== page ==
A few weeks back I received a grade for a class in which I was enrolled for my doctorate. I received a B+ for 95%…that damn curve. At first I was upset. I thought "in what world is a 95% a B+" or "who curves grades anymore?, why is this happening to me?" or "why is the measurement of my learning affected by someone else's grade?" And then it occurred to me:
Grades are Dead!
Sure they might not look dead, but they're gasping for their final breath of importance. A hold over from a different time, like square school lunch pizza and overhead projectors, we will soon see the traditional A-F grading scale finally put out of its misery.
I say good riddance. There are few things in this world that make less sense than the traditional model of grading. It's really not surprising if you think about it, I mean how effective can any system be that is supposed to sum up weeks or months of learning into a symbol. Do we do this in other places? For example, later this month when the school year begins, the inevitable question will be asked "how was your summer?" That's a hard question to answer, the summer is three months, filled with some great days, a few ok afternoons, and an occasional grumpy morning. Nowadays many of us seem to take a lot of photos with our phones, but I bet people would look at me kind of funny if I showed them a photo summarizing my summer.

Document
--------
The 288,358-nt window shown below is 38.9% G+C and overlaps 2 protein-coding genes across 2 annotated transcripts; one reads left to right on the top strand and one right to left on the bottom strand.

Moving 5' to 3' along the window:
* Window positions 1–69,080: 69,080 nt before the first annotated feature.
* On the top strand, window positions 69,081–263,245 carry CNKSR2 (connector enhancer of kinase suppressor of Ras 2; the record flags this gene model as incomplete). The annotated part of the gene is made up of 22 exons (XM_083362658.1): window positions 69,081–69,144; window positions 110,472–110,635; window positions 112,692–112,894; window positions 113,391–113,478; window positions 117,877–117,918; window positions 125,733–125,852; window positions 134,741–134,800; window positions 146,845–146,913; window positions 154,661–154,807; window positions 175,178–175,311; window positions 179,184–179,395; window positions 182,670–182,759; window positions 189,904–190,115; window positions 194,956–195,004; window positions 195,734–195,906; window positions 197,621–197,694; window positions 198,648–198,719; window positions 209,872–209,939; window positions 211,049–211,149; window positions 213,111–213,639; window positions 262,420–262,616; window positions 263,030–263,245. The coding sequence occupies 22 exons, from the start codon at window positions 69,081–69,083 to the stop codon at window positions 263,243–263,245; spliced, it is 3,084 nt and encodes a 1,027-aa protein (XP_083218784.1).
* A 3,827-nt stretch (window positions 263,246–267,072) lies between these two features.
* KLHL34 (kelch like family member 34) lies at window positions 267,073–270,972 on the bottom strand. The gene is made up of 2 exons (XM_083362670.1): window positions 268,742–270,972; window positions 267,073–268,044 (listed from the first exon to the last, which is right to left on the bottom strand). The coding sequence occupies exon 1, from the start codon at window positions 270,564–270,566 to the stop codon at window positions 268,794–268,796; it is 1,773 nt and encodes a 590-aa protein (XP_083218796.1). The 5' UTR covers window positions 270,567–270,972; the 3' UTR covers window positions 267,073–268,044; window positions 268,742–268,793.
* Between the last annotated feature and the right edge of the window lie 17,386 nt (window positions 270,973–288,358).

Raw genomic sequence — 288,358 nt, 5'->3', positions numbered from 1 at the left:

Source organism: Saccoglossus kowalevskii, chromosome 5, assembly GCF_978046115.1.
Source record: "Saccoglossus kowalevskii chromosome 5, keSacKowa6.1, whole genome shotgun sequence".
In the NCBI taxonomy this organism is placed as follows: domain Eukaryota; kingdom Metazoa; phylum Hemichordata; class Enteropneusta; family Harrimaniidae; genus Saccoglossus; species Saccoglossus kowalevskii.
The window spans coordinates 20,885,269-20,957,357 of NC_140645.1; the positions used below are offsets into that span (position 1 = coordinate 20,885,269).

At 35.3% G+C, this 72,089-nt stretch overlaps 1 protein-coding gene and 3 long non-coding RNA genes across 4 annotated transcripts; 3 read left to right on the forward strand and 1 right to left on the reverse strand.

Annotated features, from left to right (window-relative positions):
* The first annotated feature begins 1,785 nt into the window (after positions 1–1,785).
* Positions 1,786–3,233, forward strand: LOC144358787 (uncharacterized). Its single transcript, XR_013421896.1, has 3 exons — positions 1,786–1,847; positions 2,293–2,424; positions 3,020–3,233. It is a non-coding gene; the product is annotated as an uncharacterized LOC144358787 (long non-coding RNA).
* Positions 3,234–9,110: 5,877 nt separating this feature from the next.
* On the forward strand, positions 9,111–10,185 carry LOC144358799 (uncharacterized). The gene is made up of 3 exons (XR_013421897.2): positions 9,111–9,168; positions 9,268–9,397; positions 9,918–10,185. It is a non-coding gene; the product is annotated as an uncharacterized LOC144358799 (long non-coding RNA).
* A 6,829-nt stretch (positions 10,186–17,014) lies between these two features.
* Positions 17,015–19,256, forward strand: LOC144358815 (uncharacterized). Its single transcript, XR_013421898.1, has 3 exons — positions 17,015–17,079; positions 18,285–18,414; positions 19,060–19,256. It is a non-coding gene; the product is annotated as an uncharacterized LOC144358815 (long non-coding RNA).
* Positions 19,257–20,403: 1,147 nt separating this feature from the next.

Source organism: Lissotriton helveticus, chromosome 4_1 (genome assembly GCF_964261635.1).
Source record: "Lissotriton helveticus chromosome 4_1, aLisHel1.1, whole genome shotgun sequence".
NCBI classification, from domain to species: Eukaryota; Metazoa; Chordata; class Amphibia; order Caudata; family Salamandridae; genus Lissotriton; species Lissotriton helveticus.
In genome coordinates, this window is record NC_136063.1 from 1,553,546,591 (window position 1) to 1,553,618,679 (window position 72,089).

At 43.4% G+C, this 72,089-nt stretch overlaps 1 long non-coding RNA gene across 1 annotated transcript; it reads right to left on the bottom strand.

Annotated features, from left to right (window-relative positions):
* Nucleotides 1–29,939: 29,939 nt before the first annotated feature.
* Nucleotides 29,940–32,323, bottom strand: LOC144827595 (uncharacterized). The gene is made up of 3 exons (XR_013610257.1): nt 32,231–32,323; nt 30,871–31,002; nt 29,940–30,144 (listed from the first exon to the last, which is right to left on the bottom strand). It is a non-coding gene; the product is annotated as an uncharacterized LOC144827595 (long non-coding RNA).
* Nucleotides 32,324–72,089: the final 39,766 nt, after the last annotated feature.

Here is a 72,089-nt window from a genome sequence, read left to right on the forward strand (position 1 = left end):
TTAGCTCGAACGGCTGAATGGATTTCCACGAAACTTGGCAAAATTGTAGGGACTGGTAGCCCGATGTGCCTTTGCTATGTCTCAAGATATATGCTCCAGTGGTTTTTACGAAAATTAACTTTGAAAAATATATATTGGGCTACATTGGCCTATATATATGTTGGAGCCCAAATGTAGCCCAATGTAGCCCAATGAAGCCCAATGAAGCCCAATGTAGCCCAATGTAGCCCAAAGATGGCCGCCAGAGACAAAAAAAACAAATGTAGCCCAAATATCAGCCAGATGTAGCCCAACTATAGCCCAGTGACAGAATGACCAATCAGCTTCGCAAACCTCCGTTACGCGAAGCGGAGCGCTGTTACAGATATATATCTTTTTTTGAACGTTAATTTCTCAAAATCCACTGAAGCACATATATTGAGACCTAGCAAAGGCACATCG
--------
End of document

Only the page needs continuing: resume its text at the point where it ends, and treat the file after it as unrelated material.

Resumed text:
Now that you've viewed this picture do you feel like you have a good understanding of how my summer has been going? Probably not. Keeping with this example, let's imagine the summer of my dreams: I win the lottery, get to live in a big mansion, all my friends and family get to visit, the food is great, I do some traveling…oh but on the last day my family dies in bad accident. So using our A-F logic, I was doing great for most of the summer and then had one really bad day, so the summer was about average…I might be able to even use the same picture. Sound accurate? No! This is because averaging is often the worst way of measuring experience and learning.
Of course, I'm not the only one who thinks this. I highly recommend you take a minute to look at this video by education guru, Rick Wormeli (especially around assessment).
So why do we do this to ourselves, who is this grading system serving? If A-F grading is so inaccurate, why don't we come up with a better system? What's the future of grading?
All great questions we'll look at in part two, plus why your kid's future employer won't care about their grades, but will care greatly about what they've done and can do.
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